That “hippie-dippie grocery store,” as another organizer, Mike Savino, described it, was called the Sacramento Natural Foods Co-op, a name that endures today. Rent was $50 a month and the group began selling bulk, non-perishable items to its customers.
“I still remember the wooden floor was all cracked and dirty. I don’t know how we passed the health inspection even if we had one,” says Savino, who was working for the state in the health care sector at the time. He ended up writing the co-op’s articles of incorporation.
The Davis Food Co-op is celebrating its 50th anniversary this year, while Sacramento will officially note that milestone next year, marking the date it began incorporation efforts in October 1973, says Stacie Larkin, who has been with the Sacramento co-op for 20 years. Both co-ops are reminders of a consumer-driven movement a half-century ago that changed the way people shop, pushing supermarkets into offering more organic options.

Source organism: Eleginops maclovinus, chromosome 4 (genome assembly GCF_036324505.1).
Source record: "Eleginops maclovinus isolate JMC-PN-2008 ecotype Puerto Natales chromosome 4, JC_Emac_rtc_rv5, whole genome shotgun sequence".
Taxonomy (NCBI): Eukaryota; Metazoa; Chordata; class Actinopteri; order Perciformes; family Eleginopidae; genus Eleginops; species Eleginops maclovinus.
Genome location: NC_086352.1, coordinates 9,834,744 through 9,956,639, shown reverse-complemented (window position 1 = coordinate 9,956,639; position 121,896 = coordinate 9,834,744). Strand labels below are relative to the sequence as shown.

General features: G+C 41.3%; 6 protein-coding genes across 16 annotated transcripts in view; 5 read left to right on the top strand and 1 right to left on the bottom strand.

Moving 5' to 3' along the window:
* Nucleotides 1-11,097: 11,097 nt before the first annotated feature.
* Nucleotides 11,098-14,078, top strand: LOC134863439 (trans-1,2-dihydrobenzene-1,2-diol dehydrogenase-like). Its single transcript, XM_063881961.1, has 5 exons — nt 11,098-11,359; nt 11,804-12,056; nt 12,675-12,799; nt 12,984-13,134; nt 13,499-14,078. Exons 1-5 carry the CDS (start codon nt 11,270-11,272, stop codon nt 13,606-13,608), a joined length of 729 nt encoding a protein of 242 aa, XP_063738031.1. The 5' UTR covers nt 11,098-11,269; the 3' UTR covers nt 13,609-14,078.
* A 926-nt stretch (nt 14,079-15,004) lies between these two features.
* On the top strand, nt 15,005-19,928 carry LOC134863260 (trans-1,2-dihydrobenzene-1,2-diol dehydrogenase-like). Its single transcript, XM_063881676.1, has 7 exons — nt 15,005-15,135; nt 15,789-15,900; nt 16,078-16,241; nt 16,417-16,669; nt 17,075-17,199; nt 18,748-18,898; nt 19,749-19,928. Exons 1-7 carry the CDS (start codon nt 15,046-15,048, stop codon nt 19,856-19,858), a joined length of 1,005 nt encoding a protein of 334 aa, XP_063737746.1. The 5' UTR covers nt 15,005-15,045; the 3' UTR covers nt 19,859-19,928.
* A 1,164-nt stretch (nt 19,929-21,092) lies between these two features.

Early 1970s were the boom years for food co-ops
Fifty years ago, in addition to Davis and Sacramento, there were several other cooperatives becoming established throughout Northern California in cities such as Berkeley, Richmond, Woodland, Chico and Grass Valley, says Mueller, who edited a newspaper at the time called Natural Food News.
“I visited co-ops all up and down the state, particularly the one in Chico,” Mueller says. “That was part of the research I did just to get some ideas. How do you run a co-op? What equipment do you need? Everybody had different ways of how to buy and distribute food.”
Food co-ops are community and member-owned grocery stores, independent of the larger corporate store chains. Cooperatives focus on buying from local farmers while emphasizing environmental and social responsibility, adopting the “farm to fork” philosophy years before the term became popular. Members generally participate in the operation of a co-op by volunteering, electing its board of directors and then receiving discounts or other perks.